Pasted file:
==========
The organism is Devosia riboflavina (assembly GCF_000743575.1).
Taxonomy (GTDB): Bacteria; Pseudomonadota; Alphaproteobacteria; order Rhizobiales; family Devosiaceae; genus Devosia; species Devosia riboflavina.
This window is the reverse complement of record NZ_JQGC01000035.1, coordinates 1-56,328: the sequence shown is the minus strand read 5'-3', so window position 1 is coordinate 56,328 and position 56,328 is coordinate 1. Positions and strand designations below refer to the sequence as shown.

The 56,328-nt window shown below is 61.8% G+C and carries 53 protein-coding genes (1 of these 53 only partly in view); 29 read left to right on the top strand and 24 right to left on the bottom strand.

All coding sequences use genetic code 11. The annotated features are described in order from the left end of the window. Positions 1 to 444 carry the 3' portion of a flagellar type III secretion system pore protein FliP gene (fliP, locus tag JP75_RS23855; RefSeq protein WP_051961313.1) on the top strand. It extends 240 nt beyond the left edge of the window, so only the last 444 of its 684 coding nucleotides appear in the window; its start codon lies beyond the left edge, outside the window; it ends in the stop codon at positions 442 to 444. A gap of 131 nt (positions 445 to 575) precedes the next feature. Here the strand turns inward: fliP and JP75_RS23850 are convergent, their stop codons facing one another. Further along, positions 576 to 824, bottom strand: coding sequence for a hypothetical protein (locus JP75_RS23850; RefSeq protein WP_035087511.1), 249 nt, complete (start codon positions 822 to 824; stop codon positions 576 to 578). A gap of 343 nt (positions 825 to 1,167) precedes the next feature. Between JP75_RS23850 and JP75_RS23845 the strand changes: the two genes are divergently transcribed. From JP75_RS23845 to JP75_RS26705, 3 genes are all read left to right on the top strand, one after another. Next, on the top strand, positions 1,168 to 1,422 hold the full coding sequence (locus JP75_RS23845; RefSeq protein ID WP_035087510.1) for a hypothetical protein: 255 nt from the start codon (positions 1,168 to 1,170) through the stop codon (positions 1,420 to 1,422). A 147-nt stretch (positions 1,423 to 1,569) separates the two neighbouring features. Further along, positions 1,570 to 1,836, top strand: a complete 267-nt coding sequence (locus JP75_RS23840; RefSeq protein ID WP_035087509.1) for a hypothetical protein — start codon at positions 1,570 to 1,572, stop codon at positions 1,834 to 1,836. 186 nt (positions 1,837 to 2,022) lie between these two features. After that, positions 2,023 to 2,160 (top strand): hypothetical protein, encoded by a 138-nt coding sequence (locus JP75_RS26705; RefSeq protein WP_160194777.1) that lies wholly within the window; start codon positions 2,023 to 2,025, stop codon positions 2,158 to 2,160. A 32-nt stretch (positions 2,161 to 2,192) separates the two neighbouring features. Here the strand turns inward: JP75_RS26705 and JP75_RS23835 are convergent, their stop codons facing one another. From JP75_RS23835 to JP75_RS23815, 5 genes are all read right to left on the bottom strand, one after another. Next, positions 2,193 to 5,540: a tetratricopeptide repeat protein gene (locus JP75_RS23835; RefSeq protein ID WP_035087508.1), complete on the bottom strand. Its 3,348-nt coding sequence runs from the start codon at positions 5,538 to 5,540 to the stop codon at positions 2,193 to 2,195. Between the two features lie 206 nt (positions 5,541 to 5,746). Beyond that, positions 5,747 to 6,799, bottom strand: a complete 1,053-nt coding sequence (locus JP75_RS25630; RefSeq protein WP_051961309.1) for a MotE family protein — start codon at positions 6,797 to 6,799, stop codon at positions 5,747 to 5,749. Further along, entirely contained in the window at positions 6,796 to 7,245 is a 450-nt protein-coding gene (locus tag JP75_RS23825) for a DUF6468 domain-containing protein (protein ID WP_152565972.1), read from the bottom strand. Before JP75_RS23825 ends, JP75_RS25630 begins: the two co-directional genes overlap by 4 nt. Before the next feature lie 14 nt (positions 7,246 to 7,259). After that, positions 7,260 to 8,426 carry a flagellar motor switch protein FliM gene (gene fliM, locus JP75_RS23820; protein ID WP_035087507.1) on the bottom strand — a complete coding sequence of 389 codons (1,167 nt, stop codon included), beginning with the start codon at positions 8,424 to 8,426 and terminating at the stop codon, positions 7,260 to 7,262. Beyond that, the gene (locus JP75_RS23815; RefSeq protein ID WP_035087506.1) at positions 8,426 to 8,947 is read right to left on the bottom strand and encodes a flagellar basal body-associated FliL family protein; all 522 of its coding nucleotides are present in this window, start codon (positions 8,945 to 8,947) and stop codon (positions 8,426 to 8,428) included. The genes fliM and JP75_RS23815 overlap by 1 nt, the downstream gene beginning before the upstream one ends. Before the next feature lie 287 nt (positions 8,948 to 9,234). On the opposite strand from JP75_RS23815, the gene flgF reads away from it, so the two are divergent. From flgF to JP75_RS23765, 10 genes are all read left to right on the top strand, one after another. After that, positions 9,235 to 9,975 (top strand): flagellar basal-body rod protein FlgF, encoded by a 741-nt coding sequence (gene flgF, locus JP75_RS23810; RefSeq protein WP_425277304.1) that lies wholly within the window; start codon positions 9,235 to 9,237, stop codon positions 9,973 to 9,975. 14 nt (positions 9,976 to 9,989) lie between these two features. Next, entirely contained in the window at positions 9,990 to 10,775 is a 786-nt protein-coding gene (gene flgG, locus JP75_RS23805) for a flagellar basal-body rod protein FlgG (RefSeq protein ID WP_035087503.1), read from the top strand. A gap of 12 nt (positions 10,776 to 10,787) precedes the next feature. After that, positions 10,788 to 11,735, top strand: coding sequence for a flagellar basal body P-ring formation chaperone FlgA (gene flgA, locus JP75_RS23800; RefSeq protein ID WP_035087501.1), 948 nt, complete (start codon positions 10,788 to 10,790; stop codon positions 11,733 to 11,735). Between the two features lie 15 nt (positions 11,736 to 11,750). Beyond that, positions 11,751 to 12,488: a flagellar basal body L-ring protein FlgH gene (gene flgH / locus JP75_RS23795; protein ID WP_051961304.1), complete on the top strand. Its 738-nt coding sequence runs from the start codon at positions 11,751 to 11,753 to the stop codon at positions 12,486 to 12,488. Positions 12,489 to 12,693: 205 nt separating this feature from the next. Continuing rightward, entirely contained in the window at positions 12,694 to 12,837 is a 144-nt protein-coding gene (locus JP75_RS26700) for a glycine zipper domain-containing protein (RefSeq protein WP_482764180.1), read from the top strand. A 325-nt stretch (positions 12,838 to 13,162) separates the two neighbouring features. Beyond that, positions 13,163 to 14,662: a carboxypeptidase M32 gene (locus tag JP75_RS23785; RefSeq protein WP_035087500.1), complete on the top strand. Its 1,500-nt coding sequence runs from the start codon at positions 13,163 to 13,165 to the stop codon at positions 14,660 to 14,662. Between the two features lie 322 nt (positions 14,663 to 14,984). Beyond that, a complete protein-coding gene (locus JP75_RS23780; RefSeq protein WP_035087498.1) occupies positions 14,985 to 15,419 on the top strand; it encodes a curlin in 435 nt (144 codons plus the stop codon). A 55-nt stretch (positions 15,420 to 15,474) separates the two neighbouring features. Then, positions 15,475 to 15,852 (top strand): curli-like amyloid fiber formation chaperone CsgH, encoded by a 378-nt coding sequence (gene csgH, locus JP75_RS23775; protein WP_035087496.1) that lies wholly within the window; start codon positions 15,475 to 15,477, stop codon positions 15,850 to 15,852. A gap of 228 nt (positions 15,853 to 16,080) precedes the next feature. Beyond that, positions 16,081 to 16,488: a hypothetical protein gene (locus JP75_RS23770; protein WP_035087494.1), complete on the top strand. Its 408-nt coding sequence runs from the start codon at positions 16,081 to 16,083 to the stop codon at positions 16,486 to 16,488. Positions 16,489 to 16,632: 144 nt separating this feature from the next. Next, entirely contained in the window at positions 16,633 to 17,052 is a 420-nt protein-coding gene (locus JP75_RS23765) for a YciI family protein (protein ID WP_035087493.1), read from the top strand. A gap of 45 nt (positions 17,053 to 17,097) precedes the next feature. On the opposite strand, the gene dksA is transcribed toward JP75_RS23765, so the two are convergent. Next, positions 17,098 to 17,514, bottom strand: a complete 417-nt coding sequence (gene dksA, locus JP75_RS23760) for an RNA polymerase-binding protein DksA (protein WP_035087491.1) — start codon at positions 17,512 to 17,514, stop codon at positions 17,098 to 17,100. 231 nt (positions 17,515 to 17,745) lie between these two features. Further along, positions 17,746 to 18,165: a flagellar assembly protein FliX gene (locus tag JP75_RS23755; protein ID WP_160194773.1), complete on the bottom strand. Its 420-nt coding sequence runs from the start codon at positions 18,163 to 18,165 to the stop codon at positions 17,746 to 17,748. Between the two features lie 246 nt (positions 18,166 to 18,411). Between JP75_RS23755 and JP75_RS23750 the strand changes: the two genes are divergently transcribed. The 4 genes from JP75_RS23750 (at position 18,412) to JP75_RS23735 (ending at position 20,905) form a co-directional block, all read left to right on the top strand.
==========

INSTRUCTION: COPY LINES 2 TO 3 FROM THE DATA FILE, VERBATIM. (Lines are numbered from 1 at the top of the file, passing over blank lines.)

Taxonomy (GTDB): Bacteria; Pseudomonadota; Alphaproteobacteria; order Rhizobiales; family Devosiaceae; genus Devosia; species Devosia riboflavina.
This window is the reverse complement of record NZ_JQGC01000035.1, coordinates 1-56,328: the sequence shown is the minus strand read 5'-3', so window position 1 is coordinate 56,328 and position 56,328 is coordinate 1. Positions and strand designations below refer to the sequence as shown.